High school’s ‘oppression and privilege’ slideshow links to teen sex Ed website

(The Daily Signal) – Tenth-graders at a Missouri high school last week had to watch a slideshow on “oppression and privilege” that appears to violate state law by using information from…

(The Daily Signal) – Tenth-graders at a Missouri high school last week had to watch a slideshow on “oppression and privilege” that appears to violate state law by using information from a Planned Parenthood affiliate that lists abortion clinics on its website. 

The website of the Planned Parenthood affiliate tells teens about “porn literacy” and “hookups” for casual sex.

The class of sophomores at Webster Groves High School near St. Louis watched a slideshow titled “Being an Ally,” which lists so-called oppression categories as “racial,” “class,” “gender,” “sexual orientation,” “religion,” and “immigration status.” 

“It’s wrong to teach that different categories of human beings are either inherently oppressive or oppressed,” said the mother of one student, who provided a video of the presentation to The Daily Signal.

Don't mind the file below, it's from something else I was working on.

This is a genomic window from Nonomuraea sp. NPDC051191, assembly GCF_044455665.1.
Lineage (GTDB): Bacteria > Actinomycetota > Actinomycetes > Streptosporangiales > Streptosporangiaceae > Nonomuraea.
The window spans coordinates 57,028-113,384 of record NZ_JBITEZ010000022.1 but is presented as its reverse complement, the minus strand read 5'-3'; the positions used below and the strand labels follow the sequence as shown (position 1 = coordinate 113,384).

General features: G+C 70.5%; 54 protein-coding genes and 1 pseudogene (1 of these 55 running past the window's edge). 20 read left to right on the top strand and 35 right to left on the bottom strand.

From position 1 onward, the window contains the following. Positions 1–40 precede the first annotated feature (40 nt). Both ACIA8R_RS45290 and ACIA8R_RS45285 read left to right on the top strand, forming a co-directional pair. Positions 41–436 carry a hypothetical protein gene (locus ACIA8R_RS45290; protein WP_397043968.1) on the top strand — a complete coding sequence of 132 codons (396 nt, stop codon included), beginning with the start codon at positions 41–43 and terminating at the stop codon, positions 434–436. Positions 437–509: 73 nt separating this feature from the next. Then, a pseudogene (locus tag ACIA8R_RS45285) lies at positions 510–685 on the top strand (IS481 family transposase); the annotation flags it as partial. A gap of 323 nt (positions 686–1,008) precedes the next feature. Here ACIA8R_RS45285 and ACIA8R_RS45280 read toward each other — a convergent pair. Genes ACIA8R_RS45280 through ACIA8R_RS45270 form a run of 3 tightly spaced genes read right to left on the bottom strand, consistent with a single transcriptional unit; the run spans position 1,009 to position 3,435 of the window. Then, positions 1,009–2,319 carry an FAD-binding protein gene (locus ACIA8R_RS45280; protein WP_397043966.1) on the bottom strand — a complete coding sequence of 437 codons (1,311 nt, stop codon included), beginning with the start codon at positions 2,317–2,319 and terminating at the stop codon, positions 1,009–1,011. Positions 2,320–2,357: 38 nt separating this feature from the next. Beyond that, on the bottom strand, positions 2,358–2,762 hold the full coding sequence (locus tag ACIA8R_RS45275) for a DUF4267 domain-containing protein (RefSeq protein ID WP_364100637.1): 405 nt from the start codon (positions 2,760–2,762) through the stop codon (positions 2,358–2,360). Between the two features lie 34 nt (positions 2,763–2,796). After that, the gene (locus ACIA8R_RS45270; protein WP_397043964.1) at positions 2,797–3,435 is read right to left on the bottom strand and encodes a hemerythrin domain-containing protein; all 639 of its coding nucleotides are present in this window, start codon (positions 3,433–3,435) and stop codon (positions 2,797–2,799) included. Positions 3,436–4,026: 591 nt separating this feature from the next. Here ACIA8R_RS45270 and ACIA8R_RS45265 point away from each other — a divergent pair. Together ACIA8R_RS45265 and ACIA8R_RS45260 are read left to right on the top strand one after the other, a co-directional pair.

“This rhetoric is divisive in nature and creates undeserved mentalities of guilt or victimhood,” said the mother, who asked to remain anonymous to protect her child’s privacy.

In an apparent violation of Missouri state law by the Webster Groves School District, the end of the Oct. 18 slideshow included a barcode and link to the website for Teen Health Source, a subsidiary of Planned Parenthood Toronto. 

Teen Health Source calls itself a “sexual health information service run for and by youth.” Categories listed on its website include “Birth Control,” “Gender Identity & Sexual Orientation,” “Pleasure,” “Pregnancy,” “Puberty & The Body,” “Sex,” and “STIs” [sexually transmitted infections]. 

The presentation to 10th-graders isn’t out of the ordinary for Webster Groves School District, which enrolls almost 4,500 students in the suburbs of St. Louis. 

Last September, a parent read the transgender-promoting children’s book “I Am Jazz” to a second-grade class without the school’s first informing other parents.